Saturday, April 10, 2010

Culture at work in religion

I'm a TA at University of Washington again this quarter. This is my second year teaching this series of classes, so I'm pretty familiar with the material, but they still manage to challenge my own thinking about life and issues I find important. I'm currently teaching a class in the International Studies department titled 'Intercultural Relations in an Interdependent World'. The premise of the course is to challenge students to understand their own cultural presuppositions and those of other cultures by learning social theories (a la Max Weber, and others) to interpret how cultures are built and reinforced.

An example: Max Weber. Weber says that systems of ideas (such as religion) have the power to shape other institutions, such as politics and economics, rather than, as Marx says, religion is used to *justify* societal institutions such as politics and economics. Basically, do we believe that ideas have power in and of themselves to make huge social shifts, or are ideas only used to back up our sociopolitical and socioeconomic needs? For anyone that is religious, spiritual, philosophical, mystical, you probably tend to believe that ideas have the power to shape institutions. But there are other groups that are a bit more cynical and believe that humans have base instincts toward power and survival that instruct their behavior, and ideas are used only to reinforce the systems that serve these power-seekers.

Being a student and TA, I go back and forth about what I believe. Having studied religion academically for 3 years, I'm now more skeptical about religion's pure motives. I see how religions change shape over space and time to adapt to local needs, to adapt to sociopolitical and economic realities, to adapt to emotional anxieties. But, after studying this so much, I've also come to believe that humans do more than just seek survival, that they can appreciate an idea for its own sake, can introduce a new idea when the old system has become defunct. So I see religions doing both things: justifying ideas for the sake of a political, economical or emotional need, and also introducing new ideas simply for the sake of changing the system for the better.

The most recent example I encountered was yesterday: Rene Girard, his theory of violence, and his conversion to Christianity. Girard says that humans desire what their enemy wants, then fight with him over it, leading to an unending cycle of violence that is interrupted only by a ritual sacrifice (scapegoat). When Girard started studying Christianity, he was an atheist. But after coming to the conclusion that the purpose of Christ's death was to teach his community that this cycle of violence and revenge was pointless, and that innocent scapegoats were often sacrificed, Girard decided to become a Christian. He was impressed by this idea that religion could teach men how to transcend their base instincts.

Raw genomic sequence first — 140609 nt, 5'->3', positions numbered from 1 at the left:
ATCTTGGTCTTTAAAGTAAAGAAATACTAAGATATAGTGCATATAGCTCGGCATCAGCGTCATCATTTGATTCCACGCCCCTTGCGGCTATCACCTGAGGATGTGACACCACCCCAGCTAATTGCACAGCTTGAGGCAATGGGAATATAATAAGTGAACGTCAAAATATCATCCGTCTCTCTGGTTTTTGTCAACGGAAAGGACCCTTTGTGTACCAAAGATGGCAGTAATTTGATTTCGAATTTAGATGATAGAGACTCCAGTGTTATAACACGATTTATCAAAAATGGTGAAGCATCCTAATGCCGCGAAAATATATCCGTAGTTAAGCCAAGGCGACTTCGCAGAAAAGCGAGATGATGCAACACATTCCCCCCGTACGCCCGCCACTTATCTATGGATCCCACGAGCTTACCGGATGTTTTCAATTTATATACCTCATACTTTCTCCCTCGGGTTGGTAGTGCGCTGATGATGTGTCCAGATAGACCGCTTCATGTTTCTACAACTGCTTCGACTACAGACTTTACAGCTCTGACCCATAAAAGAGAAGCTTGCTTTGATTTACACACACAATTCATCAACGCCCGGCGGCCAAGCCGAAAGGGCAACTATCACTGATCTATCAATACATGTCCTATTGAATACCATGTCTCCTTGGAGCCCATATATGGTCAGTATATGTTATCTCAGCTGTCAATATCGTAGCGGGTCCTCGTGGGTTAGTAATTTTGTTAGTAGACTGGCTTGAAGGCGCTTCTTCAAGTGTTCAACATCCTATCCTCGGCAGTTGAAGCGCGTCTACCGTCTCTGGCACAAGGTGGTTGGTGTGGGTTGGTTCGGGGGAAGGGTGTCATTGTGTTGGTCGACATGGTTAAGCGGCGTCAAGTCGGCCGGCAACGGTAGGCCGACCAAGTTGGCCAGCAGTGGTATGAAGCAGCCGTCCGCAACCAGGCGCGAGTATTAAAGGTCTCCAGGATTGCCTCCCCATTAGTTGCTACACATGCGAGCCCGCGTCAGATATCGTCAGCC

I'm also impressed by that idea. But the next question that comes to me is this: how can I practice a religion using these interpretations of its meanings, when so many in the same religion have different interpretations (i.e. Christ was a sacrifice for our sins--something I do not believe) that really turn me off? There are so few that practice faith in a way that I find inspiring, and even those who do often can slip into using it to justify or advance certain purposes. This is one of the many reasons I've backed off from any practice for the last few years. How do we have faith in a God beyond ourselves when all our rituals of worship struggle just to get past our own mundane needs and limitations?

I don't know the answer. I don't know how to have faith in so many things that used to inspire me (philanthropic orgs, religion, NGO's, environmental movements) when I can now see many of the motivations behind these movements as well as their downfalls. Aid to Haiti right now is a great example--there are those that argue that foreign aid is actually crippling to other countries because it props us corrupt governments and keeps these countries reliant on wealthier countries and their handouts. So then, what the heck do we do to help Haiti?

Even without answers, I think I'm past the worst of my cynicism. I'm coming into a place where I can have faith in ideas for their own sake, even given their limited ability to solve problems or given their potential for ulterior motives. Actually, reading Mark Helprin gives me faith in ideas and beauty for their own sake. If you've never read him, you need to. He writes about beauty in the midst of the most horrible, devastating situations, such as war, and he gives you hope that if not reason and order, then there is at least hope and beauty always around us, always possible. I'm going to keep reading Helprin, and keep believing in the possibility of Good.

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